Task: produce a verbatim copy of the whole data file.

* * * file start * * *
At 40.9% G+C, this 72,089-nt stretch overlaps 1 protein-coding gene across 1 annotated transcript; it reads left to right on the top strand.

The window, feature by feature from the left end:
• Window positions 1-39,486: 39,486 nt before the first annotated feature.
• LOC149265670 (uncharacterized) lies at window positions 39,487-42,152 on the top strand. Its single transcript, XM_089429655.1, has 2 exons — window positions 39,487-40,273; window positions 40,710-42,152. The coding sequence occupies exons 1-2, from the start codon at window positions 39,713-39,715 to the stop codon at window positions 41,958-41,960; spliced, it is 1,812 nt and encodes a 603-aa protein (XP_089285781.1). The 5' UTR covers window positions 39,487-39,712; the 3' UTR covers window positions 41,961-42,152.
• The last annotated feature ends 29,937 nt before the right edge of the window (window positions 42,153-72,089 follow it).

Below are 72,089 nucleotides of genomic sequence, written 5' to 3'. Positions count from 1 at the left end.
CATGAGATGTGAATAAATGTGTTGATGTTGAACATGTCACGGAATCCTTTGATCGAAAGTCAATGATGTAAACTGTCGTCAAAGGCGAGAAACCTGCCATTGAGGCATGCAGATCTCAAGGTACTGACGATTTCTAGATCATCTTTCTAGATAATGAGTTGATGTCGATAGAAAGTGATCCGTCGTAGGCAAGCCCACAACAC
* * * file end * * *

At 40.9% G+C, this 72,089-nt stretch overlaps 1 protein-coding gene across 1 annotated transcript; it reads left to right on the top strand.

The window, feature by feature from the left end:
• Window positions 1-39,486: 39,486 nt before the first annotated feature.
• LOC149265670 (uncharacterized) lies at window positions 39,487-42,152 on the top strand. Its single transcript, XM_089429655.1, has 2 exons — window positions 39,487-40,273; window positions 40,710-42,152. The coding sequence occupies exons 1-2, from the start codon at window positions 39,713-39,715 to the stop codon at window positions 41,958-41,960; spliced, it is 1,812 nt and encodes a 603-aa protein (XP_089285781.1). The 5' UTR covers window positions 39,487-39,712; the 3' UTR covers window positions 41,961-42,152.
• The last annotated feature ends 29,937 nt before the right edge of the window (window positions 42,153-72,089 follow it).

Below are 72,089 nucleotides of genomic sequence, written 5' to 3'. Positions count from 1 at the left end.
CATGAGATGTGAATAAATGTGTTGATGTTGAACATGTCACGGAATCCTTTGATCGAAAGTCAATGATGTAAACTGTCGTCAAAGGCGAGAAACCTGCCATTGAGGCATGCAGATCTCAAGGTACTGACGATTTCTAGATCATCTTTCTAGATAATGAGTTGATGTCGATAGAAAGTGATCCGTCGTAGGCAAGCCCACAACAC